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Tom Marquardt

MDDC Hall of Fame Class of 2013: Annapolis Capital's Tom Marquardt
Tom Marquardt spent the final five years of his career as publisher of the daily Capital in Annapolis and twice-weekly Maryland Gazette – one of America’s oldest newspapers – closing a 35-year career in Annapolis after coming to Maryland at the age of 29.

“When I came to Annapolis, the newspaper was black and white and Internet wasn’t even a word,” Marquardt said in his retirement announcement.

Marquardt joined the Evening Capital in 1977 as managing editor. In 2001, Marquardt was promoted to executive editor, before assuming the role of editor and publisher in 2008.

Marquardt, who served as secretary for MDDC’s board of directors before his retirement in December 2012, was MDDC’s Distinguished Service Award honoree in 2007. After laboring to create the Open Meetings Compliance Board, Marquardt attended every annual meeting of the board to insure the newspaper industry keep a seat at the table. He led numerous fights on behalf of the Capital and MDDC to ensure government operations, records and meetings remained in the public domain.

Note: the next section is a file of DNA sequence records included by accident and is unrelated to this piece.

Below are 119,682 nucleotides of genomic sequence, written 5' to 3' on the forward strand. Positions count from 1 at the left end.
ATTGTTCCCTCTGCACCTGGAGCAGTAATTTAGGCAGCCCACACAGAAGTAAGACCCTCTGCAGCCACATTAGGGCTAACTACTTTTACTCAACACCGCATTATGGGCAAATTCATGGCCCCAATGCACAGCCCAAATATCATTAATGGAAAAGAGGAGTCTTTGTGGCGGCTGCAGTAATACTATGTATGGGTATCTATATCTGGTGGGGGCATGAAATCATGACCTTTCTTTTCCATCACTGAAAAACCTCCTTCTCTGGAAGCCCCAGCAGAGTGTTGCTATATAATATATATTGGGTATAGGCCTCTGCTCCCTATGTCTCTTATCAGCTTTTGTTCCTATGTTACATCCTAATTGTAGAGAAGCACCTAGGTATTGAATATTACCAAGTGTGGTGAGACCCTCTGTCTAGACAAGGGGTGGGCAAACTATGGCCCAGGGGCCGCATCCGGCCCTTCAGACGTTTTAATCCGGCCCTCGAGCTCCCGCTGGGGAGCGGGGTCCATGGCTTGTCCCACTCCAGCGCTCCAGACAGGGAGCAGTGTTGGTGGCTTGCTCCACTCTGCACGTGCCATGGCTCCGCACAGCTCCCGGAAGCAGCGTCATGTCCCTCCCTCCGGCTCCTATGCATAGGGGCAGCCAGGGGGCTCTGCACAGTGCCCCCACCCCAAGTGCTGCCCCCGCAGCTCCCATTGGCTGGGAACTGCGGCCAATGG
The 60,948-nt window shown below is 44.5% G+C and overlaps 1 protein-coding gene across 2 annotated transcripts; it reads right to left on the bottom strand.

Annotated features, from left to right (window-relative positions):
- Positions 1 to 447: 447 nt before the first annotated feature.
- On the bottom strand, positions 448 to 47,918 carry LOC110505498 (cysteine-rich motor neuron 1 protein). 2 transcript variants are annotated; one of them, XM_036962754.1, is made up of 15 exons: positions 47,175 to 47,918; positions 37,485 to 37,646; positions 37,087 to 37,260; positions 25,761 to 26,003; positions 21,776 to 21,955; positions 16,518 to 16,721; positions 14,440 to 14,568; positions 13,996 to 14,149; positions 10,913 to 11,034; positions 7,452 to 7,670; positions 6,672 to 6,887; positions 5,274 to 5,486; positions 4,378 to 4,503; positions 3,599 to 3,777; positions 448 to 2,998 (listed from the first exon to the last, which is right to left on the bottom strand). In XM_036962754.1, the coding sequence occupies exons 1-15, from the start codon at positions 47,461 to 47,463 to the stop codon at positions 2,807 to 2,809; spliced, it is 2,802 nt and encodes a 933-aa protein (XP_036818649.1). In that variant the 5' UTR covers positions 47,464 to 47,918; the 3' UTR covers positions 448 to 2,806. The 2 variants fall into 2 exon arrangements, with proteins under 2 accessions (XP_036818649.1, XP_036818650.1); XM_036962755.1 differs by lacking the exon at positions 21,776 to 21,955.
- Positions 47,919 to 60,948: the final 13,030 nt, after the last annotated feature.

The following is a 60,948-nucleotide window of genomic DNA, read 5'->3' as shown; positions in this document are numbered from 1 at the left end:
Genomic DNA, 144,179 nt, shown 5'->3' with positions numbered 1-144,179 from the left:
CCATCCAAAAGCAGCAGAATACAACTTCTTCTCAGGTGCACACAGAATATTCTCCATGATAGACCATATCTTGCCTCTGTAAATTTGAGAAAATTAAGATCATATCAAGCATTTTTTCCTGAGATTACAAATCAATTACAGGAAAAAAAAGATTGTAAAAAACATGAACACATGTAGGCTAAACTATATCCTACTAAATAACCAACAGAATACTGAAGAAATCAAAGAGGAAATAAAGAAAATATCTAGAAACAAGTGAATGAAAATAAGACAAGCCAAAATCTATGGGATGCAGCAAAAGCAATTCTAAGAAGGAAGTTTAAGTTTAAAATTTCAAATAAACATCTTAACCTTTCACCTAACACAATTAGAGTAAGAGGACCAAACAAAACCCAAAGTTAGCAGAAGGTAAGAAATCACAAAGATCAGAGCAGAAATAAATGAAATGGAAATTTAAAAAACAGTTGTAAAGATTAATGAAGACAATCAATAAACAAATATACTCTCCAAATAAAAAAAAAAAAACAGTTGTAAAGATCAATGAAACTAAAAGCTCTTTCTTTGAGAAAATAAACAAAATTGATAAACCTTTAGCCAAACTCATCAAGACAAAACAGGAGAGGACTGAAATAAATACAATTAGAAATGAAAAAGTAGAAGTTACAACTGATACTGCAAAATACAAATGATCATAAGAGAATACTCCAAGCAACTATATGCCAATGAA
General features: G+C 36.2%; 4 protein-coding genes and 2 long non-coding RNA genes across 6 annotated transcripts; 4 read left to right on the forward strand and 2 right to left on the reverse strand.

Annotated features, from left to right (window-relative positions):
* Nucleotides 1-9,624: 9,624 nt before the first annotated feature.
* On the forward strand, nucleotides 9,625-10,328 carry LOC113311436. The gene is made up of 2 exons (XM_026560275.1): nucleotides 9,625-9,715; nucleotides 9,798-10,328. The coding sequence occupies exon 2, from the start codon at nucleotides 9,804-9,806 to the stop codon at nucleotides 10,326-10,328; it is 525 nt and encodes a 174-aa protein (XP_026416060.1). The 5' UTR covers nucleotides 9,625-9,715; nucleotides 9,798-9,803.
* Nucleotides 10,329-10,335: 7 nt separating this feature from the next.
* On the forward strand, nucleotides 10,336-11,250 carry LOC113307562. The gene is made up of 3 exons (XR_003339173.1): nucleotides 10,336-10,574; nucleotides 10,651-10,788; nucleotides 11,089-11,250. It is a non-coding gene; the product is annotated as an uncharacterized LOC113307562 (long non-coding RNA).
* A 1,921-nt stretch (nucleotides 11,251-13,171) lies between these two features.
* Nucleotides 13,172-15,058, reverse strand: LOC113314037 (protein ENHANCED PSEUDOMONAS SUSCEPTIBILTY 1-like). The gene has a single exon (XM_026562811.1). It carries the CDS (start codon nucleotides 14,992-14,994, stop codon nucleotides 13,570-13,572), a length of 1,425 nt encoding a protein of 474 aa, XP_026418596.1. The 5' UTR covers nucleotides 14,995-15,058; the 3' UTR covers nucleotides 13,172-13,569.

“Tom has been a fierce defender of the public’s right to know about its government,” said Jack Murphy, the executive director of MDDC.

Marquardt’s award-winning career includes a handful of unique honors, notably being named the Daily Record’s Most Influential Person in Maryland in 2010 and the Society of Professional Journalists National First Amendment Award in 1991. Marquardt is past president of the Maryland Hall for the Creative Arts and Leadership Anne Arundel, which conferred their Distinguished Graduate Award upon Marquardt.

Marquardt also won the Black Chamber of Commerce President’s Award, and serves on the board of directors of the Anne Arundel County Library Foundation. An award-winning writer, he continues his weekly wine column for the Capital.

Marquardt was raised in Dearborn, Mich., in the shadow of the headquarters of Ford Motor Co., for whom his father labored in a foundry. Marquardt received a degree in journalism from Central Michigan University in 1970, and after serving two years in the Army, was hired as a reporter at the Big Rapids (MI) Pioneer in 1972.

In 1975, Marquardt became city editor of the daily Ypsilanti (Mich.) Press, and later ascended to the editor’s position before relocating from the Great Lakes to the Chesapeake Bay.

“Times may have changed us,” Marquardt said is his retirement story. “But they haven't changed readers who have remained steadfast in understanding the value of a community newspaper.”
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